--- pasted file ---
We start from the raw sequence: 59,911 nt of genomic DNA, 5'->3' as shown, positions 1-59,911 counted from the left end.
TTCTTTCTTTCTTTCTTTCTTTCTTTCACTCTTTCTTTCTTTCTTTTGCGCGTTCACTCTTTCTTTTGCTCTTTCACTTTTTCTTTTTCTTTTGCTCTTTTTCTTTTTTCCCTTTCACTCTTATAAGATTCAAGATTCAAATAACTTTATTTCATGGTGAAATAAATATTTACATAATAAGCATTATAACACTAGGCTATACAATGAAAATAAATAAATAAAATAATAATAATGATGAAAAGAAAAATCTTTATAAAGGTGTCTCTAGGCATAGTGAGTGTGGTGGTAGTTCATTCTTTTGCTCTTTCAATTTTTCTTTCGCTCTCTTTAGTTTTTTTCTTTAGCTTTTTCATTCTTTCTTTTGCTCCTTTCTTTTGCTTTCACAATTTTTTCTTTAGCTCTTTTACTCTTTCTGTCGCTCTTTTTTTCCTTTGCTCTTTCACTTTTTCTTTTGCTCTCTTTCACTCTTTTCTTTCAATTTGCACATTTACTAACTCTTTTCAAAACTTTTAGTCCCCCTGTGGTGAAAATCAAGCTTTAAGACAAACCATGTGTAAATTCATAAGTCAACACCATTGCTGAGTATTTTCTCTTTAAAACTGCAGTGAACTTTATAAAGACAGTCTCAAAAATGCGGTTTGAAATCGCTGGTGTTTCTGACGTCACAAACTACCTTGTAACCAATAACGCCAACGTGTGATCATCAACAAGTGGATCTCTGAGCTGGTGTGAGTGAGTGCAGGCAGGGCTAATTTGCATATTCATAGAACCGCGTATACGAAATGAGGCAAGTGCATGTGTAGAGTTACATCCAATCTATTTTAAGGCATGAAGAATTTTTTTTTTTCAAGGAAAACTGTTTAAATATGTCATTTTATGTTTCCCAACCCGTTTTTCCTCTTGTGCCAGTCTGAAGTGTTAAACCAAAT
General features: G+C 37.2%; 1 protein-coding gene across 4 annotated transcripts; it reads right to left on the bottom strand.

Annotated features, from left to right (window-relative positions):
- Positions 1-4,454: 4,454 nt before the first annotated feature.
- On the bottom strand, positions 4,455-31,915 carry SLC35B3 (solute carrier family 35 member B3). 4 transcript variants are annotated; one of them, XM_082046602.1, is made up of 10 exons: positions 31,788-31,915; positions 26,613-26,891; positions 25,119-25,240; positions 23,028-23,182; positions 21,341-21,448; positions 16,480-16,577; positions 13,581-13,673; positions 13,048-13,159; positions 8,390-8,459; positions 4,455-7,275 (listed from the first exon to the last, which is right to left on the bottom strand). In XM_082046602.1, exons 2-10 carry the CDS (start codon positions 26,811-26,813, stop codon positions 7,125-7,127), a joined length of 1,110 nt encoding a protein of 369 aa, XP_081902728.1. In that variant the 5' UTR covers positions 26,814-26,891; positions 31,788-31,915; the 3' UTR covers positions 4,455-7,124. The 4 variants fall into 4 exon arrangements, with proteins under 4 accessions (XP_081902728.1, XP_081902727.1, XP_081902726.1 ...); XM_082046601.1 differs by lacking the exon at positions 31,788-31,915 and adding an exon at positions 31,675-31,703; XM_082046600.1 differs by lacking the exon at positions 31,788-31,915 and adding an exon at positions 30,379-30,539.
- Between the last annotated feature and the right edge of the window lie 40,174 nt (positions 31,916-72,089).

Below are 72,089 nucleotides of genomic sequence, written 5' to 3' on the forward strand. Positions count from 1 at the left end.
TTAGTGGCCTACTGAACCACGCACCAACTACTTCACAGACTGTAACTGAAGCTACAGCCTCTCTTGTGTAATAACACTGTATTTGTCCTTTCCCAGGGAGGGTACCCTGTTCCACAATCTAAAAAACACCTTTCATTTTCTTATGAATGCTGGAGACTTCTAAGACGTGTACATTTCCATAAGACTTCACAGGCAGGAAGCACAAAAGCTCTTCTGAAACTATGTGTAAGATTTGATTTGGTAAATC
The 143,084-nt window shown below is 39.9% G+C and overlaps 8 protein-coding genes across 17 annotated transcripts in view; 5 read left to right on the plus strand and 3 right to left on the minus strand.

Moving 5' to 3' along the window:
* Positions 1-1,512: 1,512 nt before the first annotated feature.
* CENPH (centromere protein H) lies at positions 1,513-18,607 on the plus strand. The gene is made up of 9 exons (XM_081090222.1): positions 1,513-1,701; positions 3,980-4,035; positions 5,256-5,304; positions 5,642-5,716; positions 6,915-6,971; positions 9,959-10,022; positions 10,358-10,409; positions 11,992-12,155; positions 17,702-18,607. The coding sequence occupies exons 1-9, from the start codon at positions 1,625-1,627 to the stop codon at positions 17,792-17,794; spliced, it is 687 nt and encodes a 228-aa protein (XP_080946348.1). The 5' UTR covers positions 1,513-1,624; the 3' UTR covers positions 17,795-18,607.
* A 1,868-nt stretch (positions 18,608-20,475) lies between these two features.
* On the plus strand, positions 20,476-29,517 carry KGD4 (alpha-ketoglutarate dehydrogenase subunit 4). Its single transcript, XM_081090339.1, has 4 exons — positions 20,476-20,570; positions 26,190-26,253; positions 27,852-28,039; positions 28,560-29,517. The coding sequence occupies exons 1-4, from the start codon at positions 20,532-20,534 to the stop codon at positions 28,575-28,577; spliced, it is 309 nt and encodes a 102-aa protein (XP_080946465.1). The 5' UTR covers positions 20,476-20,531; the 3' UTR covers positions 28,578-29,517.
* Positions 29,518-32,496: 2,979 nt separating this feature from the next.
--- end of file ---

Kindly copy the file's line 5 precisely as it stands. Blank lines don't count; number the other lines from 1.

- Positions 1-4,454: 4,454 nt before the first annotated feature.